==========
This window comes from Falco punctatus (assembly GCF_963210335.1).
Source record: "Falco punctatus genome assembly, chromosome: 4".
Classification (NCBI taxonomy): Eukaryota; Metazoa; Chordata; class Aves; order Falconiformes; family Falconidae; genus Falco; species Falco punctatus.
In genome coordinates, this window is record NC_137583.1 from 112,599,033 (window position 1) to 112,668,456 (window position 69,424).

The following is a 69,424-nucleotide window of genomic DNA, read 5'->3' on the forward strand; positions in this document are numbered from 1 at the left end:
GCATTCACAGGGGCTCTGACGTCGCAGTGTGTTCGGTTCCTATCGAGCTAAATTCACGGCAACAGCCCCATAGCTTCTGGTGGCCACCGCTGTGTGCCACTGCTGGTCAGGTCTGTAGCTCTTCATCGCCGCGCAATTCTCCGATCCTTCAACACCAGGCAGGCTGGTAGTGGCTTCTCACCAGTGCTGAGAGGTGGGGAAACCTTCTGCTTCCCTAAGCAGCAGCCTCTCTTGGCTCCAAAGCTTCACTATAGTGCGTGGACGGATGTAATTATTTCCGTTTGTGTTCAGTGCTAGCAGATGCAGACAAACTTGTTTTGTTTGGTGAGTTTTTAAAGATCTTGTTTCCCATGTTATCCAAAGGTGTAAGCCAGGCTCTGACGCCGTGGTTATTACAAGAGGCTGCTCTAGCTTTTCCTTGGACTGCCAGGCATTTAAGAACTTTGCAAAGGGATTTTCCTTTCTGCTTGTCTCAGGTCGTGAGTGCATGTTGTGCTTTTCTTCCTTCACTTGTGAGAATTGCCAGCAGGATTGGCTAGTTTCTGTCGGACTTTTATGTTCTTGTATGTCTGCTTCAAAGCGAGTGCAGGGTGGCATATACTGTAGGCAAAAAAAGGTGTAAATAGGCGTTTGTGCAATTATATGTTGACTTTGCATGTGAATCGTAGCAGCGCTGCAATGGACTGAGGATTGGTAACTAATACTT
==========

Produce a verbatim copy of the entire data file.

This window comes from Falco punctatus (assembly GCF_963210335.1).
Source record: "Falco punctatus genome assembly, chromosome: 4".
Classification (NCBI taxonomy): Eukaryota; Metazoa; Chordata; class Aves; order Falconiformes; family Falconidae; genus Falco; species Falco punctatus.
In genome coordinates, this window is record NC_137583.1 from 112,599,033 (window position 1) to 112,668,456 (window position 69,424).

The following is a 69,424-nucleotide window of genomic DNA, read 5'->3' on the forward strand; positions in this document are numbered from 1 at the left end:
GCATTCACAGGGGCTCTGACGTCGCAGTGTGTTCGGTTCCTATCGAGCTAAATTCACGGCAACAGCCCCATAGCTTCTGGTGGCCACCGCTGTGTGCCACTGCTGGTCAGGTCTGTAGCTCTTCATCGCCGCGCAATTCTCCGATCCTTCAACACCAGGCAGGCTGGTAGTGGCTTCTCACCAGTGCTGAGAGGTGGGGAAACCTTCTGCTTCCCTAAGCAGCAGCCTCTCTTGGCTCCAAAGCTTCACTATAGTGCGTGGACGGATGTAATTATTTCCGTTTGTGTTCAGTGCTAGCAGATGCAGACAAACTTGTTTTGTTTGGTGAGTTTTTAAAGATCTTGTTTCCCATGTTATCCAAAGGTGTAAGCCAGGCTCTGACGCCGTGGTTATTACAAGAGGCTGCTCTAGCTTTTCCTTGGACTGCCAGGCATTTAAGAACTTTGCAAAGGGATTTTCCTTTCTGCTTGTCTCAGGTCGTGAGTGCATGTTGTGCTTTTCTTCCTTCACTTGTGAGAATTGCCAGCAGGATTGGCTAGTTTCTGTCGGACTTTTATGTTCTTGTATGTCTGCTTCAAAGCGAGTGCAGGGTGGCATATACTGTAGGCAAAAAAAGGTGTAAATAGGCGTTTGTGCAATTATATGTTGACTTTGCATGTGAATCGTAGCAGCGCTGCAATGGACTGAGGATTGGTAACTAATACTT